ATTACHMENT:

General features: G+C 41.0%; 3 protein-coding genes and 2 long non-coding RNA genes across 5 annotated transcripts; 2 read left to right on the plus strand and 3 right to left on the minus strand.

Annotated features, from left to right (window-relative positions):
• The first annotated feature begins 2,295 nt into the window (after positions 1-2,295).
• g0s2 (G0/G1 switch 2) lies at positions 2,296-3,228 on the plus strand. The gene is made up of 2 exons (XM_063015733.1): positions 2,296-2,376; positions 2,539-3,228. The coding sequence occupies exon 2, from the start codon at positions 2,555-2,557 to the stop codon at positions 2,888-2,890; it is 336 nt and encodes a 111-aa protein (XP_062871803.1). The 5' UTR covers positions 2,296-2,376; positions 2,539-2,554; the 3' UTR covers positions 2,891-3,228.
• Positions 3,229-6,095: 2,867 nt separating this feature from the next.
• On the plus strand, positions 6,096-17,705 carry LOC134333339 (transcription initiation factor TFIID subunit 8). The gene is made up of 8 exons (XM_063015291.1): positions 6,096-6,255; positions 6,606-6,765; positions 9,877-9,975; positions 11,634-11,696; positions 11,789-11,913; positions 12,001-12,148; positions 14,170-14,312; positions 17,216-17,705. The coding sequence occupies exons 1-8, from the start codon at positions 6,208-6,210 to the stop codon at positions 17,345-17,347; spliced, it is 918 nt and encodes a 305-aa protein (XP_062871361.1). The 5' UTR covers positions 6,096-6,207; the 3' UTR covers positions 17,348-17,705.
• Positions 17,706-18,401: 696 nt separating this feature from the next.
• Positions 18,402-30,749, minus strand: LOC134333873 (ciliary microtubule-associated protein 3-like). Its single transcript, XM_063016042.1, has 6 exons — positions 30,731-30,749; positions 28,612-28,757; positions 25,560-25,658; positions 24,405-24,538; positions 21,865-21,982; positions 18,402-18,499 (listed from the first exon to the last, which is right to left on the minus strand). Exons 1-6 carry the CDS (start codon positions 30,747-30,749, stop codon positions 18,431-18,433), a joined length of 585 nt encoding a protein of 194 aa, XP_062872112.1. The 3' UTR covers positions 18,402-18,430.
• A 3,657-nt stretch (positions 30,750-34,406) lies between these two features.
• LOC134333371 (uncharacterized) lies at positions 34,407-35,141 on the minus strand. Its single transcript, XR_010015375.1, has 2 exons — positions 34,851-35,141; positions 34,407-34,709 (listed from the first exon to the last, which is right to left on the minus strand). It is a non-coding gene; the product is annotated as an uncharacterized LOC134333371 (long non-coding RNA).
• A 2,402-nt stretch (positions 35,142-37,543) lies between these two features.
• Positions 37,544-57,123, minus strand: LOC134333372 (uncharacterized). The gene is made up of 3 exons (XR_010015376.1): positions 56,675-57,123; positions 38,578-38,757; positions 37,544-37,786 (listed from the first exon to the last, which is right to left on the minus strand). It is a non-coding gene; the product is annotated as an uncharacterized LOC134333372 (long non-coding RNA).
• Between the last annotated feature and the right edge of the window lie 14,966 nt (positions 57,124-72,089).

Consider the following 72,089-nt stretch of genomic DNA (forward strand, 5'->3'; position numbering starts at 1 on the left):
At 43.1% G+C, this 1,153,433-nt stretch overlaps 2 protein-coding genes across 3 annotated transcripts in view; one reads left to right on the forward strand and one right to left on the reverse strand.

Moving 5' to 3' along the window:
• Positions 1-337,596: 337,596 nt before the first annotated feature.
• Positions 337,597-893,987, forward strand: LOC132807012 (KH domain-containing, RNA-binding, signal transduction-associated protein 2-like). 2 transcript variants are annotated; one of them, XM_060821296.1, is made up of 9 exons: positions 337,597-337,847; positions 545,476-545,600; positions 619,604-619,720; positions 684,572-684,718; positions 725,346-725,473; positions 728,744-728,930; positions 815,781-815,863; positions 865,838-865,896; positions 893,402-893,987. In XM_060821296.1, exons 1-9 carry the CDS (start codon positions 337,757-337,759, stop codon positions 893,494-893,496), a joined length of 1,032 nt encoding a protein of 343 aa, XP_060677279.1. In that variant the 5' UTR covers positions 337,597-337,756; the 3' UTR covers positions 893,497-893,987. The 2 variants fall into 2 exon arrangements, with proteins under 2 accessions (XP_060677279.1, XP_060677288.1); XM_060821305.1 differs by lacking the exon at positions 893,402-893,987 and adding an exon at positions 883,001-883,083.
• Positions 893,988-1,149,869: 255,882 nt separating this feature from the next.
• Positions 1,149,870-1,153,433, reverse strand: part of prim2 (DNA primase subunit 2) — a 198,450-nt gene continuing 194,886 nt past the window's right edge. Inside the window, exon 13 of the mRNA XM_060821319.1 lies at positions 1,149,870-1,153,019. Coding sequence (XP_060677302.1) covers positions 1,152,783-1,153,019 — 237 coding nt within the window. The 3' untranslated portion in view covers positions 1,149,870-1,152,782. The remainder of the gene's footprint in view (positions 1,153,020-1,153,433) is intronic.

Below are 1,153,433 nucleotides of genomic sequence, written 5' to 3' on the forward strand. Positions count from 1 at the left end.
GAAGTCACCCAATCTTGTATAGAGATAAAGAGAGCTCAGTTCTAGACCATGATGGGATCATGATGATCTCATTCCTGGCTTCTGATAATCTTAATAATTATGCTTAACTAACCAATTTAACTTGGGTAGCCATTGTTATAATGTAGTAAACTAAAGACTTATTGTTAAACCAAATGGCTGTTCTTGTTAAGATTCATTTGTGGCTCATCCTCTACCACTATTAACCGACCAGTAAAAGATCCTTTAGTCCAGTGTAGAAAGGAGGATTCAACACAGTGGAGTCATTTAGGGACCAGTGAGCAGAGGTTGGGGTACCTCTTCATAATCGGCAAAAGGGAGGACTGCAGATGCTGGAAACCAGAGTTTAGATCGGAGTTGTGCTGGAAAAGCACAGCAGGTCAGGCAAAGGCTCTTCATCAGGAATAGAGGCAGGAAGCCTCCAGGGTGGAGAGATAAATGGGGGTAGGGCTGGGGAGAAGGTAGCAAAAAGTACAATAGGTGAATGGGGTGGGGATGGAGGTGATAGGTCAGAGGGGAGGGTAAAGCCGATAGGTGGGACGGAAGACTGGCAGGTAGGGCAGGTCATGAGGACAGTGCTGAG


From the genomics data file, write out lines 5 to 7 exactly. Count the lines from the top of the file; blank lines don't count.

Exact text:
• Positions 3,229-6,095: 2,867 nt separating this feature from the next.
• On the plus strand, positions 6,096-17,705 carry LOC134333339 (transcription initiation factor TFIID subunit 8). The gene is made up of 8 exons (XM_063015291.1): positions 6,096-6,255; positions 6,606-6,765; positions 9,877-9,975; positions 11,634-11,696; positions 11,789-11,913; positions 12,001-12,148; positions 14,170-14,312; positions 17,216-17,705. The coding sequence occupies exons 1-8, from the start codon at positions 6,208-6,210 to the stop codon at positions 17,345-17,347; spliced, it is 918 nt and encodes a 305-aa protein (XP_062871361.1). The 5' UTR covers positions 6,096-6,207; the 3' UTR covers positions 17,348-17,705.
• Positions 17,706-18,401: 696 nt separating this feature from the next.